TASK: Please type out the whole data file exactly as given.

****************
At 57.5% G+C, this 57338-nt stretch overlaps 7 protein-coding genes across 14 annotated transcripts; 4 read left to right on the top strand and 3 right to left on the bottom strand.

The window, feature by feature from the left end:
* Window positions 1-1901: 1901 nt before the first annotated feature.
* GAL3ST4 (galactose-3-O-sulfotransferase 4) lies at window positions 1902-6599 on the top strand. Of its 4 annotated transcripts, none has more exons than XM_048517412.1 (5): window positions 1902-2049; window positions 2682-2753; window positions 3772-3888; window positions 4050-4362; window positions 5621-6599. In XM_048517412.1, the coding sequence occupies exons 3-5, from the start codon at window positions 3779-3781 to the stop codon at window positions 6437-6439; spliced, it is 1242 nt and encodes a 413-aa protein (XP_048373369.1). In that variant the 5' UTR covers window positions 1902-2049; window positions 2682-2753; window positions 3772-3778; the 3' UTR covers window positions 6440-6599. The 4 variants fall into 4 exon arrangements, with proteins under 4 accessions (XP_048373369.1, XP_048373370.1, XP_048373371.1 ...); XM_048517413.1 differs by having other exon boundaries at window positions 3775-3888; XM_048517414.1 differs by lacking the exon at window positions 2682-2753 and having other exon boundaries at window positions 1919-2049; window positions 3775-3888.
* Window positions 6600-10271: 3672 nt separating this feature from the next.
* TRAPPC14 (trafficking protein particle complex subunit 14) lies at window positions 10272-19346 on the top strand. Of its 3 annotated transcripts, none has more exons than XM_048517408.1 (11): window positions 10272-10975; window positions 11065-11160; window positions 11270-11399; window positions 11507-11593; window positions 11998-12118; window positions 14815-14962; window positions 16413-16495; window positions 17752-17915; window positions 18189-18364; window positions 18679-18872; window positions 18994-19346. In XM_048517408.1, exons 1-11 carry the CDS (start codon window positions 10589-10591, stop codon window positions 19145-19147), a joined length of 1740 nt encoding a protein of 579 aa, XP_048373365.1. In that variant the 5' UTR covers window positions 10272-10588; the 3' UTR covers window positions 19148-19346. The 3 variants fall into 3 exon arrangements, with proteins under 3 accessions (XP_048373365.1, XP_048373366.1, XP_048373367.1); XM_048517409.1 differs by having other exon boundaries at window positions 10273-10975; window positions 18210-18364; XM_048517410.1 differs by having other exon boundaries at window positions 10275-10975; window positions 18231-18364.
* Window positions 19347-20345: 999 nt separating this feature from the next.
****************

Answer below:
At 57.5% G+C, this 57338-nt stretch overlaps 7 protein-coding genes across 14 annotated transcripts; 4 read left to right on the top strand and 3 right to left on the bottom strand.

The window, feature by feature from the left end:
* Window positions 1-1901: 1901 nt before the first annotated feature.
* GAL3ST4 (galactose-3-O-sulfotransferase 4) lies at window positions 1902-6599 on the top strand. Of its 4 annotated transcripts, none has more exons than XM_048517412.1 (5): window positions 1902-2049; window positions 2682-2753; window positions 3772-3888; window positions 4050-4362; window positions 5621-6599. In XM_048517412.1, the coding sequence occupies exons 3-5, from the start codon at window positions 3779-3781 to the stop codon at window positions 6437-6439; spliced, it is 1242 nt and encodes a 413-aa protein (XP_048373369.1). In that variant the 5' UTR covers window positions 1902-2049; window positions 2682-2753; window positions 3772-3778; the 3' UTR covers window positions 6440-6599. The 4 variants fall into 4 exon arrangements, with proteins under 4 accessions (XP_048373369.1, XP_048373370.1, XP_048373371.1 ...); XM_048517413.1 differs by having other exon boundaries at window positions 3775-3888; XM_048517414.1 differs by lacking the exon at window positions 2682-2753 and having other exon boundaries at window positions 1919-2049; window positions 3775-3888.
* Window positions 6600-10271: 3672 nt separating this feature from the next.
* TRAPPC14 (trafficking protein particle complex subunit 14) lies at window positions 10272-19346 on the top strand. Of its 3 annotated transcripts, none has more exons than XM_048517408.1 (11): window positions 10272-10975; window positions 11065-11160; window positions 11270-11399; window positions 11507-11593; window positions 11998-12118; window positions 14815-14962; window positions 16413-16495; window positions 17752-17915; window positions 18189-18364; window positions 18679-18872; window positions 18994-19346. In XM_048517408.1, exons 1-11 carry the CDS (start codon window positions 10589-10591, stop codon window positions 19145-19147), a joined length of 1740 nt encoding a protein of 579 aa, XP_048373365.1. In that variant the 5' UTR covers window positions 10272-10588; the 3' UTR covers window positions 19148-19346. The 3 variants fall into 3 exon arrangements, with proteins under 3 accessions (XP_048373365.1, XP_048373366.1, XP_048373367.1); XM_048517409.1 differs by having other exon boundaries at window positions 10273-10975; window positions 18210-18364; XM_048517410.1 differs by having other exon boundaries at window positions 10275-10975; window positions 18231-18364.
* Window positions 19347-20345: 999 nt separating this feature from the next.